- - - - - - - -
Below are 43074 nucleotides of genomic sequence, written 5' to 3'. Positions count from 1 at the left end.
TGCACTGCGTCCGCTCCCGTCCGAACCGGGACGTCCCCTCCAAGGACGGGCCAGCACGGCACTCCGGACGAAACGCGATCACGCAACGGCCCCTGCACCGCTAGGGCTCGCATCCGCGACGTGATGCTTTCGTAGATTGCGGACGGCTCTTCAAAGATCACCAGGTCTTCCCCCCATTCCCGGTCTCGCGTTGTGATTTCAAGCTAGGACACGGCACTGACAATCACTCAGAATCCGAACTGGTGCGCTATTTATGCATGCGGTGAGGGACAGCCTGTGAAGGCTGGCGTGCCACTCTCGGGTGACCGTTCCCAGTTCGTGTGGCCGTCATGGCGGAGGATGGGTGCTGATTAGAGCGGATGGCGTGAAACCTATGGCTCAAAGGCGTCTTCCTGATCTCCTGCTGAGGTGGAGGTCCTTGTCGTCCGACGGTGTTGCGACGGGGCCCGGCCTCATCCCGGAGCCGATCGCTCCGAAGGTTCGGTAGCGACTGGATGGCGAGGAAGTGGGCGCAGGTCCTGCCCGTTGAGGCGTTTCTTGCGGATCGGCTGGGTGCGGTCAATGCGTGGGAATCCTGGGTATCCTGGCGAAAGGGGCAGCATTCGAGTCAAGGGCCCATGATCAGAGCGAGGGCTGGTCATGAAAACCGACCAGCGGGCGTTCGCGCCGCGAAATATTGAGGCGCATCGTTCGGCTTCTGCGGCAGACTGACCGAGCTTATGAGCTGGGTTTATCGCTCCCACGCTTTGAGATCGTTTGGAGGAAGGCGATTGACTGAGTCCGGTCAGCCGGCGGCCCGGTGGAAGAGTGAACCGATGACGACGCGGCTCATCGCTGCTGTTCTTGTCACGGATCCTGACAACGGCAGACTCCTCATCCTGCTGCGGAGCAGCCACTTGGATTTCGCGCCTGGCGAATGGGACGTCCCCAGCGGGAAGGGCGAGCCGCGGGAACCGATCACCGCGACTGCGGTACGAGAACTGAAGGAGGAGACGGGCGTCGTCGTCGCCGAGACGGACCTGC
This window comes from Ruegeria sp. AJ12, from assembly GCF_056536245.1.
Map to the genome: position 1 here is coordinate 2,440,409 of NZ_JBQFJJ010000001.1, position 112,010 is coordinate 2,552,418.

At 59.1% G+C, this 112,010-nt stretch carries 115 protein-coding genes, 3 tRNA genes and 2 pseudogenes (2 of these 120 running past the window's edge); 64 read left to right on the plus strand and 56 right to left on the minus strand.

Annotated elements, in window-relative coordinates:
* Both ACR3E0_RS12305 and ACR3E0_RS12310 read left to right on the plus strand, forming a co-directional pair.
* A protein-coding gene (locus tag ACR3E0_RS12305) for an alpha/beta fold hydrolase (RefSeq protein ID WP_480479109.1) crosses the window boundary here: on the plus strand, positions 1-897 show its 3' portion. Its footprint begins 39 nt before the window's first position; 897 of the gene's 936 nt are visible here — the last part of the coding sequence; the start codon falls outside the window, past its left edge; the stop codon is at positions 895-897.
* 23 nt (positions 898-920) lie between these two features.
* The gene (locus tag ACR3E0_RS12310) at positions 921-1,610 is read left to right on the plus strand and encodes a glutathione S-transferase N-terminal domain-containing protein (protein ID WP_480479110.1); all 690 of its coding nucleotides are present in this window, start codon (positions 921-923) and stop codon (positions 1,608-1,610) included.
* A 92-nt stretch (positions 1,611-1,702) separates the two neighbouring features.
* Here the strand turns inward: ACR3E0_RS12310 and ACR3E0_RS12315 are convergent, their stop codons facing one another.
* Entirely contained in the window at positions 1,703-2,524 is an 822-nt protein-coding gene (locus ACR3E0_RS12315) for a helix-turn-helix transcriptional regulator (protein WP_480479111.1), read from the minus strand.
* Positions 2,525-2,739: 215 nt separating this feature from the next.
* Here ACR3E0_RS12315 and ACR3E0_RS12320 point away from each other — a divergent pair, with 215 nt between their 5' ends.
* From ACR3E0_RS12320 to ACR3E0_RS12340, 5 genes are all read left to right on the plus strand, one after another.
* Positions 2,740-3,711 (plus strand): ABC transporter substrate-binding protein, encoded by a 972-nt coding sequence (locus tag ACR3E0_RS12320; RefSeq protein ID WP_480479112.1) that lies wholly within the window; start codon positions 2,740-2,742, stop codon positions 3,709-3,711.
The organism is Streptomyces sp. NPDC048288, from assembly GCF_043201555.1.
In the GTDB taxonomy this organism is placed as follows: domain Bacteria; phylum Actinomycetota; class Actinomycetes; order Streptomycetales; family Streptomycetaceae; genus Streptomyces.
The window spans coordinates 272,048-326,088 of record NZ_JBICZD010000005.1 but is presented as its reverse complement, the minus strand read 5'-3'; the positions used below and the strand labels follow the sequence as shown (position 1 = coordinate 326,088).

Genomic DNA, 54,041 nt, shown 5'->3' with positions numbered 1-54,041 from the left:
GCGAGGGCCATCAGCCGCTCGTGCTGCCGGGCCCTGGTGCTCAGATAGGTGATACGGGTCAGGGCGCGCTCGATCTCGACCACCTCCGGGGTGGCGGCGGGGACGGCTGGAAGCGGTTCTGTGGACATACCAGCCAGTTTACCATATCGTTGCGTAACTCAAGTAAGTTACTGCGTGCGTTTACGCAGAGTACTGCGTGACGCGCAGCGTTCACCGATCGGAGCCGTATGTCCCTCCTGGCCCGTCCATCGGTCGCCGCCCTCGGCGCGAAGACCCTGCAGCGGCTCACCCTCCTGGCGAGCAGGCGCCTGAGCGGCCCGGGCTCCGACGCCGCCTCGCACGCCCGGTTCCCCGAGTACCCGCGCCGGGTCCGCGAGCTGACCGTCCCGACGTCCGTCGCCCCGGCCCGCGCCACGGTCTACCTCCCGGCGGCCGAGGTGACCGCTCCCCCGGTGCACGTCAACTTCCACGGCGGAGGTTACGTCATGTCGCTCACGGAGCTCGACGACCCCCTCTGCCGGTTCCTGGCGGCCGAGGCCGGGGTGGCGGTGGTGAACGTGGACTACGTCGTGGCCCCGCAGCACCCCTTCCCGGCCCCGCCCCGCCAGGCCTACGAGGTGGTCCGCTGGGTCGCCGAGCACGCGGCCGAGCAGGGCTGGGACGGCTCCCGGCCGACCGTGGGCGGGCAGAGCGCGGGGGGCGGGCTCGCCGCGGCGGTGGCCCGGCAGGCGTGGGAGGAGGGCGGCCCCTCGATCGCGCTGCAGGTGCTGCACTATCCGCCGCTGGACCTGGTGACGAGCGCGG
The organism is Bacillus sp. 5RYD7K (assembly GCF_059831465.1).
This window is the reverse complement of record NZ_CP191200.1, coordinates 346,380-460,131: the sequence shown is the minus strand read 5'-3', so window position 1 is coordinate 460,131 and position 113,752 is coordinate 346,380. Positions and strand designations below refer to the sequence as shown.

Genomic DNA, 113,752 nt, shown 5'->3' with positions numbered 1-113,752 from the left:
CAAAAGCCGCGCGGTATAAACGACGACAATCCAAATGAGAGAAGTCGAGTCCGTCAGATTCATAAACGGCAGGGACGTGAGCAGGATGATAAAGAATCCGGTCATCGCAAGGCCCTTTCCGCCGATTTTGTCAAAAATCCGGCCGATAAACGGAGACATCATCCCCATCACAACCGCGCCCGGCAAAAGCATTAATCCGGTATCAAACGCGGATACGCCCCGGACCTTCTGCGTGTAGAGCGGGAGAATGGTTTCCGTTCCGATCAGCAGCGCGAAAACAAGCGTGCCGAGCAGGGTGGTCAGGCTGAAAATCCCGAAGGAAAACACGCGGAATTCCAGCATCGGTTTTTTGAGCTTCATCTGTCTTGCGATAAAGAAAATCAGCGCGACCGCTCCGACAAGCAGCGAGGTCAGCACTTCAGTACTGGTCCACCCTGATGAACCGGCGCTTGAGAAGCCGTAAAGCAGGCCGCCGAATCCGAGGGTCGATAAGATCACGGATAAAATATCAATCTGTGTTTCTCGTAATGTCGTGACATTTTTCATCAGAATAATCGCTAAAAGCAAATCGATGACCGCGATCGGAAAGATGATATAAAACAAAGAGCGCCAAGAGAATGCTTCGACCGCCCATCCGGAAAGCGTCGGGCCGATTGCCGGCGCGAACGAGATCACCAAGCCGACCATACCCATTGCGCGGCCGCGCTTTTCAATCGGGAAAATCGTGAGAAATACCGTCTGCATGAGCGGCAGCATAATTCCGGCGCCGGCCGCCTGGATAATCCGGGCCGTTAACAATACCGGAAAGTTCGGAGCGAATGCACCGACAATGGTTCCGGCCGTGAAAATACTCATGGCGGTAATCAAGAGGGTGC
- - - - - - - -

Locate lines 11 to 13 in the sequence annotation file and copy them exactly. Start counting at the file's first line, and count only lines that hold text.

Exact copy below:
* A 92-nt stretch (positions 1,611-1,702) separates the two neighbouring features.
* Here the strand turns inward: ACR3E0_RS12310 and ACR3E0_RS12315 are convergent, their stop codons facing one another.
* Entirely contained in the window at positions 1,703-2,524 is an 822-nt protein-coding gene (locus ACR3E0_RS12315) for a helix-turn-helix transcriptional regulator (protein WP_480479111.1), read from the minus strand.